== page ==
Immune genotypes, immune responses, and survival in a wild bird population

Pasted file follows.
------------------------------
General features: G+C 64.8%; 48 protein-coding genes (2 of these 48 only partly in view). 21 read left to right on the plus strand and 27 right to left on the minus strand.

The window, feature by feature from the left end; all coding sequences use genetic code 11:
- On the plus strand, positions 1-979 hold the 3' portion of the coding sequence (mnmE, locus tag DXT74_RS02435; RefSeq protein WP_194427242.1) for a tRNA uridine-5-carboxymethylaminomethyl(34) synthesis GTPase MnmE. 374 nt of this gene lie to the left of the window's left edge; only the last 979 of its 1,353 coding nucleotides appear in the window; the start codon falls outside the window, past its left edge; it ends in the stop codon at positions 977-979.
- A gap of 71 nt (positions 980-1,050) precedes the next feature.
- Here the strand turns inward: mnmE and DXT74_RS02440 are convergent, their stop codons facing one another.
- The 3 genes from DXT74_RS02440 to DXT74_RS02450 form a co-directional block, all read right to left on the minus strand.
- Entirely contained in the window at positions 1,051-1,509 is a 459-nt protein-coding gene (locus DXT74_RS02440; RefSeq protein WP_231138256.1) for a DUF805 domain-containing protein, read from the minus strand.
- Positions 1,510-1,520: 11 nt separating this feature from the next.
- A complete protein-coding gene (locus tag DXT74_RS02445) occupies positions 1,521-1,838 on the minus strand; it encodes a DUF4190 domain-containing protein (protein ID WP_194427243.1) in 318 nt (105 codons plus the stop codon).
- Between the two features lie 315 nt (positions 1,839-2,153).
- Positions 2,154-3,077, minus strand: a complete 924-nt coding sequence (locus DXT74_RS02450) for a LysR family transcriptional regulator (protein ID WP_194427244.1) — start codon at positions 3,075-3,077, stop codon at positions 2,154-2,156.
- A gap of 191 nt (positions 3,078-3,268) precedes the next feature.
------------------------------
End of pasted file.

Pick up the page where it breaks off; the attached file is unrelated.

Individuals vary in their immune genotype, inbreeding coefficient f, immune responses, survival to adulthood, and adult longevity. However, whether immune genes predict survival or longevity, whether such relationships are mediated through immune responses, and how f affects immune genotype remain unclear. We use a wild song sparrow (Melospiza melodia) population in which survival to adulthood, adult longevity, and f were measured precisely, and in which immune responses have previously been assessed. We investigate four toll-like receptor (TLR) and the major histocompatibility complex (MHC) class IIB exon 2 genes. We test whether immune genes predict fitness (survival to adulthood or adult longevity); whether immune genes predict immune response; whether immune response predicts fitness and whether fitness, immune responses, or immune genotypes are correlated with f. We find that survival to adulthood is not associated with immune gene variation, but adult longevity is decreased by high MHC allele diversity (especially in birds that were relatively outbred), and by the presence of a specific MHC supertype. Immune responses were affected by specific immune genotypes. Survival to adulthood and adult longevity were not predicted by immune response, implying caution in the use of immune response as a predictor for fitness. We also found no relationship between f and immune genotype. This finding indicates that immune gene associations with longevity and immune response are not artefacts of f, and suggests that pathogen-mediated selection at functional loci can slow the loss of genetic variation arising from genetic drift and small population size.